Featured stories about Latin America
Stories about Latin America
Research from the Unfreedom Monitor uncovers a pattern in the way that social media and tech platforms engage with states that practise digital authoritarianism.
Digital surveillance continues to spread in the Americas, human rights groups raise awareness, research, and earn small judicial victories to limit its negative impacts on communities.
Advox research into digital authoritarianism in Brazil is now in a report. Read an excerpt and download the full pdf.
The Unfreedom Monitor is an Advox initiative to deepen our understanding of the relationship between technology and authoritarian power. In the first phase of this project, researchers working in 11 countries and four key themes conducted analysis of incidents, narratives, and media items, to explain acts of digital authoritarianism and...
This lawsuit could generate a "process of recognition that this is a wrongful practice, both on the side of the public authority, as well as the private enterprise."
This week, we head to China, India, Colombia, Indonesia and Serbia to hear from journalists and researchers about what challenges the media faces in those countries.
Twitter will change now that Elon Musk is its new owner. Will it change the way Venezuelans, inside and outside of the country, shape the political conversation?
'The environment within which journalists in the Caribbean operate is becoming increasingly perilous.'
It is necessary to question the notion that the media have full and free space to act, without threats, in Ecuador.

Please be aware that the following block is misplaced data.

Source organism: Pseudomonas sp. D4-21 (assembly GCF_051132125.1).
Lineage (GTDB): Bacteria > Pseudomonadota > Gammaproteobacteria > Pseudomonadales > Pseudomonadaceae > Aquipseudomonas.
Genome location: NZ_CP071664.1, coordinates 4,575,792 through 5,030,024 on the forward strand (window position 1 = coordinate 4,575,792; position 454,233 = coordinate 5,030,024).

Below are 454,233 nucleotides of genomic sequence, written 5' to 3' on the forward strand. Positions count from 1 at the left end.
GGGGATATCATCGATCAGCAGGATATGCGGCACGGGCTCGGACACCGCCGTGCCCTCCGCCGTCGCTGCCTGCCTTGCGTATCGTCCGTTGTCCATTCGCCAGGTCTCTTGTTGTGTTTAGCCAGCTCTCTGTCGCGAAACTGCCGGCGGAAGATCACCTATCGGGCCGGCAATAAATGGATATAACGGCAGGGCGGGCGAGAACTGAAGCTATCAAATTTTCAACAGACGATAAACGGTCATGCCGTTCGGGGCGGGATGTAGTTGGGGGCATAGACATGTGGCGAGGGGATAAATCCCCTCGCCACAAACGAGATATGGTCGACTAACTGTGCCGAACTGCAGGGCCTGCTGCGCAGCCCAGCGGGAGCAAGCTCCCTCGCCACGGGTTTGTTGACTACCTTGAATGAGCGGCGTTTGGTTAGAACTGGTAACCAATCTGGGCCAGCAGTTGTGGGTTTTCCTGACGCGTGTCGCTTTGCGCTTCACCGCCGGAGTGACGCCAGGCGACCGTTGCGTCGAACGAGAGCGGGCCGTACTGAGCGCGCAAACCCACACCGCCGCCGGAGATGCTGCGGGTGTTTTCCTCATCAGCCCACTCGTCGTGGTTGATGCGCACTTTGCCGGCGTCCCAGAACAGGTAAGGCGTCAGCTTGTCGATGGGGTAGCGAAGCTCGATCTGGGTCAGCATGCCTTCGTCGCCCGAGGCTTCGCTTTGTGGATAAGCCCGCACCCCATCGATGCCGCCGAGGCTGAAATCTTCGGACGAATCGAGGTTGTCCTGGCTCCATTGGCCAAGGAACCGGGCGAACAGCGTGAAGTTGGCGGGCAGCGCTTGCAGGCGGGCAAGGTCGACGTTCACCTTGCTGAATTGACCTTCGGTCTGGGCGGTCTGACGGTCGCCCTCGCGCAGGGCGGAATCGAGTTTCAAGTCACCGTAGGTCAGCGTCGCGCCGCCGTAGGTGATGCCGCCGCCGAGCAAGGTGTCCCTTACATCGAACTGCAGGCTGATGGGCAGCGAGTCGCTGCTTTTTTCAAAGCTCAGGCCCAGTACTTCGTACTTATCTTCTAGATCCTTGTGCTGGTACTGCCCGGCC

"The millions of dollars being spent on video surveillance and facial recognition technologies is increasing."
Experts warn that the roll-out was problematic, not least because the treaty may put citizen data in general at risk and open the way to criminalizing the work of InfoSec researchers and activists.
The ruling ‘will be a turning point for community radios in Guatemala’, according to one of the petitioning radio stations.
Only one out of 161 murders of journalists resulted in a conviction of all perpetrators.
The journalist sent out a newsletter with a text that focused was on the police's actions, which resulted in at least 41 homicides in the outskirts of Rio de Janeiro.
“I realized what was happening and immediately thought that in a few minutes the internet service in Cuba, or at least in San Antonio de los Baños, would be interrupted.”
"The creation of a similar registry was attempted in 2009, but the database ended up being leaked and for sale."
Different strategies have been created to preserve the record of ongoing protests and state violence, as well as of the content being censored on social media.
The police data leak was in retaliation for "aggressive and cruel repression to the demonstrations of popular and democratic power," a member of the Anonymous group told Global Voices.
The Indigenous-led telecommunications organization can continue to provide affordable cell phone access to local communities in Oaxaca.
In Colombia, a new generation of journalists are fighting self-censorship and investigating corruption.